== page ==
The act makes an exception for religious institutions such as houses of worship that mainly serve and employ members of their own faith, but not for schools, hospitals and charitable organizations that employ people of all faiths.

As a compromise, the administration agreed to an accommodation for non-profits affiliated with religious entities that was finalized in July. But the Little Sisters and other Catholic groups said the compromise process still violated their religious rights.

In court filings, the government had conceded it could not enforce the mandate against the Little Sisters in any case because of the nature of their health-care plan.

A federal judge in Colorado, William Martinez, denied the plaintiffs' request for an injunction on Dec 27. The Denver-based 10th U.S. Circuit Court of Appeals followed suit on December 31, prompting a last-minute plea to the Supreme Court.

Although Justice Sonia Sotomayor issued a temporary injunction on December 31, the court then spent more than three weeks weighing how to proceed.

In separate cases, the Supreme Court has already agreed to hear oral arguments in March on whether for-profit corporations can object to the contraception mandate on religious grounds.

(Reporting by Lawrence Hurley; Editing by Kevin Drawbaugh and Gunna Dickson)

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Comments (2)
PaulBradley wrote:
Actually, every nun is married and, sometimes, she has sex albeit NOT with her ‘husband’!

The following is just a small part of “A Nun’s Testimony” by
Sister Charlotte Keckler (

The room was bare except for the inevitable statue of the Virgin Mary. The priest perched in a straight-backed chair and the nun must come in and kneel before him. If she got out without being defiled and forced into some unspeakable depravity she was fortunate. No one ever interrupted the priest and the woman, no matter what transpired. One after another the nuns would enter and leave the room.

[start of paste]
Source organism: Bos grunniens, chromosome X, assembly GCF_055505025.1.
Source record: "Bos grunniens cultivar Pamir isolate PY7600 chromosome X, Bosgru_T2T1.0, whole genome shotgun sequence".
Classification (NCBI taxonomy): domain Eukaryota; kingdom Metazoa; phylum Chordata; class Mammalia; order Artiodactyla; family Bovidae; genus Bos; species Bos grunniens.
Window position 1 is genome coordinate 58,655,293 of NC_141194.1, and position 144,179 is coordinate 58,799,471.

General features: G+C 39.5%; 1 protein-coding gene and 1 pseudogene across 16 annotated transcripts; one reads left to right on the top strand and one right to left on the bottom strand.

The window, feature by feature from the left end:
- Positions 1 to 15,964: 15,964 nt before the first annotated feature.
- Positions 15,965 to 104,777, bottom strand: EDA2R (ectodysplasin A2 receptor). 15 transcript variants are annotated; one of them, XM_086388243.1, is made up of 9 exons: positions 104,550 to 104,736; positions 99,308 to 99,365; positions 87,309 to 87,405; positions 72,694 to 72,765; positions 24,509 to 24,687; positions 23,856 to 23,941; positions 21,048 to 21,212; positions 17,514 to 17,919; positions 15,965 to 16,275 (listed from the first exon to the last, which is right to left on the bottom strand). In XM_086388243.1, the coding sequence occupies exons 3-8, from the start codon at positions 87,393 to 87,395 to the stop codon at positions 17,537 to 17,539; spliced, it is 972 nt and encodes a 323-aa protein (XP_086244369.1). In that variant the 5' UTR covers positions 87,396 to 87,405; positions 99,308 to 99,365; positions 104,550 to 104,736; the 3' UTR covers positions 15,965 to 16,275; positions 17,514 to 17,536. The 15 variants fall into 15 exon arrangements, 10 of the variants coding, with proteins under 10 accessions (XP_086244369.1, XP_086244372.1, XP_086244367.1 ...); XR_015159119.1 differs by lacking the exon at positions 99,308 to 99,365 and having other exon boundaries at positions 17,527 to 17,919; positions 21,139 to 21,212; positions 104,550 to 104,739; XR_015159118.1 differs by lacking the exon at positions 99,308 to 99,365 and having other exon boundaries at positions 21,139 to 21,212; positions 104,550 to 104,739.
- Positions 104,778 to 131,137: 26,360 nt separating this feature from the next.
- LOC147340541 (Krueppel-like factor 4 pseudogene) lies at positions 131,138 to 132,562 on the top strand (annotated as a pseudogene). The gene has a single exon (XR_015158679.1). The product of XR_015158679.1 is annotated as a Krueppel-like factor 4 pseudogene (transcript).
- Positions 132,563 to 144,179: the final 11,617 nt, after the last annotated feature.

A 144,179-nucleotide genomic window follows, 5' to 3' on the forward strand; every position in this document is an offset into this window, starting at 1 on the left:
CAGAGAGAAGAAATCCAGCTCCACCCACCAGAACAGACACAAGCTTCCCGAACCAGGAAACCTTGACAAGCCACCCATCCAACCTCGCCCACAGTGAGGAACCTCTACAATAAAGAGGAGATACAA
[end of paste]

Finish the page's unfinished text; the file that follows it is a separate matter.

At other times it was not unusual for the Mother Superior to usher in a drunken priest who would pick out a nun and take her to a cell with him for more liquor and sex. The Mother Superior was a hard and carnal woman who had borne numbers of illegitimate children of priests and usually she drank with the visitors. The priest was well fed, healthy, and strong and lived a relatively easy life; therefore a poor, weakened nun was no match for him, to fight him off. Because she was helpless, he did whatever he pleased and violated her any way he chose. There is no one to defend or help her and none to even care about her being forced into harlotry. Because Mother Superior locked the cell there was no way to escape.

In view of the above, I think nuns DO need access to free contraception . . . :-)

Jan 24, 2014 5:28pm EST  --  Report as abuse
herbxerx wrote:
PaulBradley wrote: “There is no one to defend or help her and none to even care about her being forced into harlotry. Because Mother Superior locked the cell there was no way to escape.”

Oh that God and his crazy tests!

Jan 24, 2014 5:51pm EST  --  Report as abuse